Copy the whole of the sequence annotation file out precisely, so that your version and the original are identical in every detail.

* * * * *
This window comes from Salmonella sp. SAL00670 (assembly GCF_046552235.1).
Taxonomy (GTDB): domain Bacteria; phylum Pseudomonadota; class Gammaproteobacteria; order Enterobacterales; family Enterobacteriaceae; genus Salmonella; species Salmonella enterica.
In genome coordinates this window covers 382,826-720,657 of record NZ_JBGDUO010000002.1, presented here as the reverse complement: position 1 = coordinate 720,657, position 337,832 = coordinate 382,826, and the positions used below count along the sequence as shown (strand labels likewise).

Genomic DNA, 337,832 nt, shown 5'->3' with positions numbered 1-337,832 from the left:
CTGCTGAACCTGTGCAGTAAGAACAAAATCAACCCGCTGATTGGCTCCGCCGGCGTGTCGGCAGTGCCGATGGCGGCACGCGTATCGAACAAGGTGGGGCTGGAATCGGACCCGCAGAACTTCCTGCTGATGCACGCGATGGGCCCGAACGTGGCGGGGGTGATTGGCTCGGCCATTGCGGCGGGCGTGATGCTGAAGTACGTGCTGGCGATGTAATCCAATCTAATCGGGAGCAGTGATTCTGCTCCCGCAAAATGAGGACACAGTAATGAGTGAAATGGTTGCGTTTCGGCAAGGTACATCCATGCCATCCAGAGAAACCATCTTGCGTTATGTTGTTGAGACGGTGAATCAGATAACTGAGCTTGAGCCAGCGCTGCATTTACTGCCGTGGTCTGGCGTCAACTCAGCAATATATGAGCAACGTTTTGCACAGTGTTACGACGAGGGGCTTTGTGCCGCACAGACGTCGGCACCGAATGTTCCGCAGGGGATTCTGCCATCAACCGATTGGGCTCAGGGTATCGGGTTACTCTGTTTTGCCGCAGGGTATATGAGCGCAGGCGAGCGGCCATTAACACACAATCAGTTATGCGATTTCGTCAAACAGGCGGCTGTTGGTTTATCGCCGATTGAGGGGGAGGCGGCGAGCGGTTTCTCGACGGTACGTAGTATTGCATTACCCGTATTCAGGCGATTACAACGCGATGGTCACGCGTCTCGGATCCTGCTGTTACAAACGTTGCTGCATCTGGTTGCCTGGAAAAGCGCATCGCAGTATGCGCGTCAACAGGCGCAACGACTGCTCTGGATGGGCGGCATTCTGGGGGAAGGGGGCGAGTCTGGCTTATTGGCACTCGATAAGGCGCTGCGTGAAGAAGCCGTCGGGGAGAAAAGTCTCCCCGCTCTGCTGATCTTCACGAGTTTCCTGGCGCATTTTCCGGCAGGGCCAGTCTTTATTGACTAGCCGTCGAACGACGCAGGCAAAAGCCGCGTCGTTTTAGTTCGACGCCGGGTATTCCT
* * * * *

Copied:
This window comes from Salmonella sp. SAL00670 (assembly GCF_046552235.1).
Taxonomy (GTDB): domain Bacteria; phylum Pseudomonadota; class Gammaproteobacteria; order Enterobacterales; family Enterobacteriaceae; genus Salmonella; species Salmonella enterica.
In genome coordinates this window covers 382,826-720,657 of record NZ_JBGDUO010000002.1, presented here as the reverse complement: position 1 = coordinate 720,657, position 337,832 = coordinate 382,826, and the positions used below count along the sequence as shown (strand labels likewise).

Genomic DNA, 337,832 nt, shown 5'->3' with positions numbered 1-337,832 from the left:
CTGCTGAACCTGTGCAGTAAGAACAAAATCAACCCGCTGATTGGCTCCGCCGGCGTGTCGGCAGTGCCGATGGCGGCACGCGTATCGAACAAGGTGGGGCTGGAATCGGACCCGCAGAACTTCCTGCTGATGCACGCGATGGGCCCGAACGTGGCGGGGGTGATTGGCTCGGCCATTGCGGCGGGCGTGATGCTGAAGTACGTGCTGGCGATGTAATCCAATCTAATCGGGAGCAGTGATTCTGCTCCCGCAAAATGAGGACACAGTAATGAGTGAAATGGTTGCGTTTCGGCAAGGTACATCCATGCCATCCAGAGAAACCATCTTGCGTTATGTTGTTGAGACGGTGAATCAGATAACTGAGCTTGAGCCAGCGCTGCATTTACTGCCGTGGTCTGGCGTCAACTCAGCAATATATGAGCAACGTTTTGCACAGTGTTACGACGAGGGGCTTTGTGCCGCACAGACGTCGGCACCGAATGTTCCGCAGGGGATTCTGCCATCAACCGATTGGGCTCAGGGTATCGGGTTACTCTGTTTTGCCGCAGGGTATATGAGCGCAGGCGAGCGGCCATTAACACACAATCAGTTATGCGATTTCGTCAAACAGGCGGCTGTTGGTTTATCGCCGATTGAGGGGGAGGCGGCGAGCGGTTTCTCGACGGTACGTAGTATTGCATTACCCGTATTCAGGCGATTACAACGCGATGGTCACGCGTCTCGGATCCTGCTGTTACAAACGTTGCTGCATCTGGTTGCCTGGAAAAGCGCATCGCAGTATGCGCGTCAACAGGCGCAACGACTGCTCTGGATGGGCGGCATTCTGGGGGAAGGGGGCGAGTCTGGCTTATTGGCACTCGATAAGGCGCTGCGTGAAGAAGCCGTCGGGGAGAAAAGTCTCCCCGCTCTGCTGATCTTCACGAGTTTCCTGGCGCATTTTCCGGCAGGGCCAGTCTTTATTGACTAGCCGTCGAACGACGCAGGCAAAAGCCGCGTCGTTTTAGTTCGACGCCGGGTATTCCT